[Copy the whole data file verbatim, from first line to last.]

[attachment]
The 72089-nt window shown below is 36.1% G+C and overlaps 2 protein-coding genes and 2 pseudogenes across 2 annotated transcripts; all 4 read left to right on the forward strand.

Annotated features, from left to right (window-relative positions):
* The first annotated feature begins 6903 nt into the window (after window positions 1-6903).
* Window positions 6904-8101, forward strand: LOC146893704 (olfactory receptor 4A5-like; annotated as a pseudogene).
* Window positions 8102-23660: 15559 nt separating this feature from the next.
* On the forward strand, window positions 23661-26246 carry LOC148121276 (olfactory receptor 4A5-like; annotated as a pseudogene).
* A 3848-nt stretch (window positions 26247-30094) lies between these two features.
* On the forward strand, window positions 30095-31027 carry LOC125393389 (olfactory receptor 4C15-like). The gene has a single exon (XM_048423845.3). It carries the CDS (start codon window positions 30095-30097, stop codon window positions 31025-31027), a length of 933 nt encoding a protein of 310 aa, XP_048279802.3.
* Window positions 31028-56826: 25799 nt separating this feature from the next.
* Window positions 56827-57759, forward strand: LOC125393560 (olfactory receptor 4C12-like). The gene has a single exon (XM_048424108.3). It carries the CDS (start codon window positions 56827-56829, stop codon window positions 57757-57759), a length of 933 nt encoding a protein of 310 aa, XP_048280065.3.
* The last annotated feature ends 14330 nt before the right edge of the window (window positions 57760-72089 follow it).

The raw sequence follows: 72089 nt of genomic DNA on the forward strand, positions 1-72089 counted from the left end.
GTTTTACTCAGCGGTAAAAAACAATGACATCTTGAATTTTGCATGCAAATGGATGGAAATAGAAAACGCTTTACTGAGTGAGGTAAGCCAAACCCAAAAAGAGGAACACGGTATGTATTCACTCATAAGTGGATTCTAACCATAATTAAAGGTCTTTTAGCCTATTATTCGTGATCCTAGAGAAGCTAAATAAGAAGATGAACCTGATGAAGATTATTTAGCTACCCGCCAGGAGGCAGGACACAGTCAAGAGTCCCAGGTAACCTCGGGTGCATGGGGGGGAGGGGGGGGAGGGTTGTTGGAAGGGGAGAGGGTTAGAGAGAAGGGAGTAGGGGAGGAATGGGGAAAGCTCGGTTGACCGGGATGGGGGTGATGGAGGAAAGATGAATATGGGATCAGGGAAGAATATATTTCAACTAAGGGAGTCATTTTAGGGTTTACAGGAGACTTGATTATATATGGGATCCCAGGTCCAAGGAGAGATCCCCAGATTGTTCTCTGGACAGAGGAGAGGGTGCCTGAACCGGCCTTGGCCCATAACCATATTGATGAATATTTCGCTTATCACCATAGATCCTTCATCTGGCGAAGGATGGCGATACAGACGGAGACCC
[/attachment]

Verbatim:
The 72089-nt window shown below is 36.1% G+C and overlaps 2 protein-coding genes and 2 pseudogenes across 2 annotated transcripts; all 4 read left to right on the forward strand.

Annotated features, from left to right (window-relative positions):
* The first annotated feature begins 6903 nt into the window (after window positions 1-6903).
* Window positions 6904-8101, forward strand: LOC146893704 (olfactory receptor 4A5-like; annotated as a pseudogene).
* Window positions 8102-23660: 15559 nt separating this feature from the next.
* On the forward strand, window positions 23661-26246 carry LOC148121276 (olfactory receptor 4A5-like; annotated as a pseudogene).
* A 3848-nt stretch (window positions 26247-30094) lies between these two features.
* On the forward strand, window positions 30095-31027 carry LOC125393389 (olfactory receptor 4C15-like). The gene has a single exon (XM_048423845.3). It carries the CDS (start codon window positions 30095-30097, stop codon window positions 31025-31027), a length of 933 nt encoding a protein of 310 aa, XP_048279802.3.
* Window positions 31028-56826: 25799 nt separating this feature from the next.
* Window positions 56827-57759, forward strand: LOC125393560 (olfactory receptor 4C12-like). The gene has a single exon (XM_048424108.3). It carries the CDS (start codon window positions 56827-56829, stop codon window positions 57757-57759), a length of 933 nt encoding a protein of 310 aa, XP_048280065.3.
* The last annotated feature ends 14330 nt before the right edge of the window (window positions 57760-72089 follow it).

The raw sequence follows: 72089 nt of genomic DNA on the forward strand, positions 1-72089 counted from the left end.
GTTTTACTCAGCGGTAAAAAACAATGACATCTTGAATTTTGCATGCAAATGGATGGAAATAGAAAACGCTTTACTGAGTGAGGTAAGCCAAACCCAAAAAGAGGAACACGGTATGTATTCACTCATAAGTGGATTCTAACCATAATTAAAGGTCTTTTAGCCTATTATTCGTGATCCTAGAGAAGCTAAATAAGAAGATGAACCTGATGAAGATTATTTAGCTACCCGCCAGGAGGCAGGACACAGTCAAGAGTCCCAGGTAACCTCGGGTGCATGGGGGGGAGGGGGGGGAGGGTTGTTGGAAGGGGAGAGGGTTAGAGAGAAGGGAGTAGGGGAGGAATGGGGAAAGCTCGGTTGACCGGGATGGGGGTGATGGAGGAAAGATGAATATGGGATCAGGGAAGAATATATTTCAACTAAGGGAGTCATTTTAGGGTTTACAGGAGACTTGATTATATATGGGATCCCAGGTCCAAGGAGAGATCCCCAGATTGTTCTCTGGACAGAGGAGAGGGTGCCTGAACCGGCCTTGGCCCATAACCATATTGATGAATATTTCGCTTATCACCATAGATCCTTCATCTGGCGAAGGATGGCGATACAGACGGAGACCC